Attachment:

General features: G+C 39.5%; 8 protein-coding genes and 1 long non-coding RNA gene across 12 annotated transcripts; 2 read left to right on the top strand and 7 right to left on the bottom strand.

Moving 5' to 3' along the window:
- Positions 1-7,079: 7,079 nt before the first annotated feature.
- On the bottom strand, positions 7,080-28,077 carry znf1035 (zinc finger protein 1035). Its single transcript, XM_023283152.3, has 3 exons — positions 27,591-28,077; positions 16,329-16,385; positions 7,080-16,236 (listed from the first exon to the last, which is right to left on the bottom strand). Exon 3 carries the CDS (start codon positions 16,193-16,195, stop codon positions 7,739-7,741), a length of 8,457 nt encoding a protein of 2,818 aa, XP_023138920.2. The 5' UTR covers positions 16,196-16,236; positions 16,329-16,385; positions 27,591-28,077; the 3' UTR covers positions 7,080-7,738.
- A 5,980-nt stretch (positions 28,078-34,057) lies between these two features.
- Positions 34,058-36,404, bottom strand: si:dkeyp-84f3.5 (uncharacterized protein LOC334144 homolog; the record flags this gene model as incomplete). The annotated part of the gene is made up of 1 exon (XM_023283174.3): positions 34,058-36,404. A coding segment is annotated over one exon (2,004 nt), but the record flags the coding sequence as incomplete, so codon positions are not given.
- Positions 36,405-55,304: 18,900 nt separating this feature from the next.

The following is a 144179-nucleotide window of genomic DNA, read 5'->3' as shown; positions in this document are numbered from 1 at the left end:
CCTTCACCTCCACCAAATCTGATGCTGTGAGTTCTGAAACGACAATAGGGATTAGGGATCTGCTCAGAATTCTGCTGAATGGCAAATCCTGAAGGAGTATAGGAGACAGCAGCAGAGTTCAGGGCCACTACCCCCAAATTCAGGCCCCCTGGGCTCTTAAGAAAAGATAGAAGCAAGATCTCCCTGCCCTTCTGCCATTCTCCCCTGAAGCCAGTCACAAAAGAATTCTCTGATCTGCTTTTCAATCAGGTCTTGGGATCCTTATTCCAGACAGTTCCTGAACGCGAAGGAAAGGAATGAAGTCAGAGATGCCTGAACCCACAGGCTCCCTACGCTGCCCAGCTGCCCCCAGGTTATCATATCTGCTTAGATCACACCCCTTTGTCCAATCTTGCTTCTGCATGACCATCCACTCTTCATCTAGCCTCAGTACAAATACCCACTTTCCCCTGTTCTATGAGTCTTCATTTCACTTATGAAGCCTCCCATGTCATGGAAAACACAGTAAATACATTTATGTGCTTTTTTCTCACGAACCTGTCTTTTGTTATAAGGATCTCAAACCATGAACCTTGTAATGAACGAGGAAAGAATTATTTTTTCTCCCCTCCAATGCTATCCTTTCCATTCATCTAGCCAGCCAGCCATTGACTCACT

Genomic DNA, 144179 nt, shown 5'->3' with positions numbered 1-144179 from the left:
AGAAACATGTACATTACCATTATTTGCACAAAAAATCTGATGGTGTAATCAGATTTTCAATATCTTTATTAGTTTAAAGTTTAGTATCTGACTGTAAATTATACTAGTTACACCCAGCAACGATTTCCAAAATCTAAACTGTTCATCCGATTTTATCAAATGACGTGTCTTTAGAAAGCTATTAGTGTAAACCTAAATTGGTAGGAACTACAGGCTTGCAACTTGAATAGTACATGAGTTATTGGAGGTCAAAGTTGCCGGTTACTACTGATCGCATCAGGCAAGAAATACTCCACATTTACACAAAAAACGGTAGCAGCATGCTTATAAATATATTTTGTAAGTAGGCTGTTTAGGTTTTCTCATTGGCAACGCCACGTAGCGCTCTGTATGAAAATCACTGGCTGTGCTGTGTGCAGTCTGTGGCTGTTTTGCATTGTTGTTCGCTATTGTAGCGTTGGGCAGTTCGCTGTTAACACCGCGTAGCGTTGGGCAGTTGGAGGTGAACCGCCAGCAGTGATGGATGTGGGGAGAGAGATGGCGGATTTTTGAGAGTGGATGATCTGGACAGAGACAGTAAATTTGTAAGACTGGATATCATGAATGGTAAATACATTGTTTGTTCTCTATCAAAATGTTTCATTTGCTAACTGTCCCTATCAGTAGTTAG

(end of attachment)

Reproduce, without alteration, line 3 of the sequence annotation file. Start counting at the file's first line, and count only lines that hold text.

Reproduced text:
- Positions 1-7,079: 7,079 nt before the first annotated feature.